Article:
Stock prices have little sway over day-to-day operations, but they can affect the mid-term to long-term prospects of the company. When the market undervalues a company’s stock compared to its equity then the company becomes an easy target for acquisition. An undervalued company can also cause the board to replace the top officers. If public sentiment does not improve, excessive management turnover can begin to affect the operational efficiency of a company.
Those interested in learning about the stock market should understand that there are two categories of financial markets.
The primary market is where institutions; i.e. governments, municipalities, utilities, and companies, make their initial stock offering to the public. Primary markets use underwriters to broker the stock offering to individual investors; essentially raising capital for the institution offering the stock. This process of converting private assets into public capital is what companies refer to as going public. The job of the underwriter is to hype up the potential of the stock so the institution can raise the most capital.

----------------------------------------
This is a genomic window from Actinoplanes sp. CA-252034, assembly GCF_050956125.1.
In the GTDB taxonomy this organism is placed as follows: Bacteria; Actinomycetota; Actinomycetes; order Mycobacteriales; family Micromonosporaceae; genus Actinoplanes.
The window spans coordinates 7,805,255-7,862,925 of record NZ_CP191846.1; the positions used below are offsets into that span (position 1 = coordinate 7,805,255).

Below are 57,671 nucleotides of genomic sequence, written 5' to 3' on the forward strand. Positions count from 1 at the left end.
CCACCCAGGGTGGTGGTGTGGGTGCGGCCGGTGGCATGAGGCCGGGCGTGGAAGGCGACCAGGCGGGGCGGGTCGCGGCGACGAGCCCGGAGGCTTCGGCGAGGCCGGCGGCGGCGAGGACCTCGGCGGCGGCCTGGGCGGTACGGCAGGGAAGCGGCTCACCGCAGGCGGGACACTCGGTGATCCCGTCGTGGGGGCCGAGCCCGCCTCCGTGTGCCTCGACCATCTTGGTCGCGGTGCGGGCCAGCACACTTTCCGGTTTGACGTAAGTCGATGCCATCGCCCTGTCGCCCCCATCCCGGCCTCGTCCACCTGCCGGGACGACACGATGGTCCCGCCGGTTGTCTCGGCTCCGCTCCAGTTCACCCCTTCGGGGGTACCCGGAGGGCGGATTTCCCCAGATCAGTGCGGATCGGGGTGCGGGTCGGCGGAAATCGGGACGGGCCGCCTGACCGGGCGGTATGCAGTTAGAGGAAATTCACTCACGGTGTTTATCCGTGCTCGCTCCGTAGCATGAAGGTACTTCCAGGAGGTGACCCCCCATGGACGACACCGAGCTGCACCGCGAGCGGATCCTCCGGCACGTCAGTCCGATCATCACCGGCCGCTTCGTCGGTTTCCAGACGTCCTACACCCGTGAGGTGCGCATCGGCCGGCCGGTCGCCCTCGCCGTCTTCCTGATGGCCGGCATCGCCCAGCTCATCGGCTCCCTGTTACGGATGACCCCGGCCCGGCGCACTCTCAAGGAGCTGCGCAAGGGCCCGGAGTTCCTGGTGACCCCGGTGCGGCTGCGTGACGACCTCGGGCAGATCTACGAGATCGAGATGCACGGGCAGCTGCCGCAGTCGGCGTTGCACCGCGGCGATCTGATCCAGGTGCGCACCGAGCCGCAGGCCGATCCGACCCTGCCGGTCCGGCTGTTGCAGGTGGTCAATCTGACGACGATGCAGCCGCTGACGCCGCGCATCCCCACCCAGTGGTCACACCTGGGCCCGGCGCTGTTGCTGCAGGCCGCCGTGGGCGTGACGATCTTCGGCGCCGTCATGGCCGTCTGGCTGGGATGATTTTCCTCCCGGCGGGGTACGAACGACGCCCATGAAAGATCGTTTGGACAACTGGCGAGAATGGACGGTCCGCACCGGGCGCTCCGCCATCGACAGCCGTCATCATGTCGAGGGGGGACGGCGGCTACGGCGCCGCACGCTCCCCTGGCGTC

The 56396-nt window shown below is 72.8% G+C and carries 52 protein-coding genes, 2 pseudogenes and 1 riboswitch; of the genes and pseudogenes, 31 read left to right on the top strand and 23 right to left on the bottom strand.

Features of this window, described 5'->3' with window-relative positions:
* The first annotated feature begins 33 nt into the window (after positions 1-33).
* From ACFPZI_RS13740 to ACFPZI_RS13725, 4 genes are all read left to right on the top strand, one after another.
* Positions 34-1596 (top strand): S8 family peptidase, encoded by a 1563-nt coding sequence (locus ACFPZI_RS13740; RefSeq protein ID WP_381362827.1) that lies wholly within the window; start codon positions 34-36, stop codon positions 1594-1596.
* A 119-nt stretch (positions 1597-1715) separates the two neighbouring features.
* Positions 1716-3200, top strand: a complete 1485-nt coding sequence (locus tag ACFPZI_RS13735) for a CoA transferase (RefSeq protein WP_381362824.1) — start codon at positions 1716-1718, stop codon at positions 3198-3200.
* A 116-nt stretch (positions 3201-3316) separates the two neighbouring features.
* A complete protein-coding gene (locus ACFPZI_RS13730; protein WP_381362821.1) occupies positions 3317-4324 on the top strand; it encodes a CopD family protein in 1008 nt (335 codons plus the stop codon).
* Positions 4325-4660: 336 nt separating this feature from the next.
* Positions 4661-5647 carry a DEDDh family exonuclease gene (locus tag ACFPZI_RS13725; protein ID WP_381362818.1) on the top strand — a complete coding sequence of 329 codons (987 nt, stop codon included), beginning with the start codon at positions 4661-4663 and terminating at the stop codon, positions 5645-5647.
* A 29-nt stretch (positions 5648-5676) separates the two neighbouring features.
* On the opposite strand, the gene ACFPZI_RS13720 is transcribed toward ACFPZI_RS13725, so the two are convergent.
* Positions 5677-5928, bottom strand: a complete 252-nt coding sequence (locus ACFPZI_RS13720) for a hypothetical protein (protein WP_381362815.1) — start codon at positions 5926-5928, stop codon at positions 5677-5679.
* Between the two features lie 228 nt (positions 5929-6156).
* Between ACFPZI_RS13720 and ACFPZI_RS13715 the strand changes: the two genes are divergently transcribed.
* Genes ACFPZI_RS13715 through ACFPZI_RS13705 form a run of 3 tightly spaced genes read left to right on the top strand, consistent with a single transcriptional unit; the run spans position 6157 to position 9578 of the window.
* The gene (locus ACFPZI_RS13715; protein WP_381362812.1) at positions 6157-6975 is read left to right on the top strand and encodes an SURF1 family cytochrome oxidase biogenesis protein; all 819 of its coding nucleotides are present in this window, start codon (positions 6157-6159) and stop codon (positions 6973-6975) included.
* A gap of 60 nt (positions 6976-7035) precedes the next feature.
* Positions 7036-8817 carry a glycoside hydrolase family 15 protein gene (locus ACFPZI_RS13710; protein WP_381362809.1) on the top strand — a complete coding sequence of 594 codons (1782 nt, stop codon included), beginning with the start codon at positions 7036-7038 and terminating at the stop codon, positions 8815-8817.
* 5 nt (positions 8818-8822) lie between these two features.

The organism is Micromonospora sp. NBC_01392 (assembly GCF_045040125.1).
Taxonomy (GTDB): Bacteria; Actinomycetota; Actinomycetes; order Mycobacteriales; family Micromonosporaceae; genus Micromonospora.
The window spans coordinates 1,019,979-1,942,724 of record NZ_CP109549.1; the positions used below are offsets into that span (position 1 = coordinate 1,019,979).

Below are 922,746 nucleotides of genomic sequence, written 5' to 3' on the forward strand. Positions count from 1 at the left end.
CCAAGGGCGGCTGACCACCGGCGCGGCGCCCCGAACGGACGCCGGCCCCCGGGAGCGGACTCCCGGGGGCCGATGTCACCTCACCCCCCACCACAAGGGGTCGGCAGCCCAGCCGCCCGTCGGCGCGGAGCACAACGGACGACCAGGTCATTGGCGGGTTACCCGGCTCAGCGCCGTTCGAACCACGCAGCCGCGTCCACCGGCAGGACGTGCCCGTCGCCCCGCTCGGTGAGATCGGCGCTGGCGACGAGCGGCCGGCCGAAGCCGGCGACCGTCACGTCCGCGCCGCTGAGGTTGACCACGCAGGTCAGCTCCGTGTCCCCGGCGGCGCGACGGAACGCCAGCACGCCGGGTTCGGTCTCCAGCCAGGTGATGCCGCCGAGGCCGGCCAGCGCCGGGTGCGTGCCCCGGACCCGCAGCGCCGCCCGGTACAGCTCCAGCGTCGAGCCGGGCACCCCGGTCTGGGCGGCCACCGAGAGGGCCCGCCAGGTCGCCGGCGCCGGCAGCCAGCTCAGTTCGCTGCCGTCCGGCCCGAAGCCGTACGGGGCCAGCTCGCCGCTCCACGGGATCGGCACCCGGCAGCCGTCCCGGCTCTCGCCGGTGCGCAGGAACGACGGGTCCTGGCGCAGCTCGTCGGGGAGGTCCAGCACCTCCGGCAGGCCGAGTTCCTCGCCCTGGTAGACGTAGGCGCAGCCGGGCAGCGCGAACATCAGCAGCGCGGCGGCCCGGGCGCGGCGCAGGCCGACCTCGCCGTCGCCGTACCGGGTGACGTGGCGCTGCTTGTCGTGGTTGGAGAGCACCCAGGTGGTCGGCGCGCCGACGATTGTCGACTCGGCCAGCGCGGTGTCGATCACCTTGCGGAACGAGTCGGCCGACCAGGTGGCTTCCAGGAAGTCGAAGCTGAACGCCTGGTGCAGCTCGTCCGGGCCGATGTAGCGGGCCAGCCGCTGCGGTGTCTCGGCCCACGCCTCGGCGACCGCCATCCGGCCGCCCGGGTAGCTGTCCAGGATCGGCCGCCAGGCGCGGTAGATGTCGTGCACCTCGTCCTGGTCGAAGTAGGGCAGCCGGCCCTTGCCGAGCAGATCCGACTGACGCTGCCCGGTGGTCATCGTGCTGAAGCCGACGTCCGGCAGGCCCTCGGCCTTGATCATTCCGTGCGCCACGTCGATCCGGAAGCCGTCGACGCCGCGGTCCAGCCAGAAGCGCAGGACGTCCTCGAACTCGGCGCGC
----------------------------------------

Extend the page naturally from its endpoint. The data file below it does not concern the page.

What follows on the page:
The secondary market is where investors trade stock amongst themselves. Unlike the primary market, the stock issuing institution does not benefit directly from the sale of stock. However, the stock issuing institution does benefit from the rise in stock prices. Any stock the company retains will rise in price just as it does for investors. The same also holds true when investors lose confidence in a company; declining prices lead to losses for the company.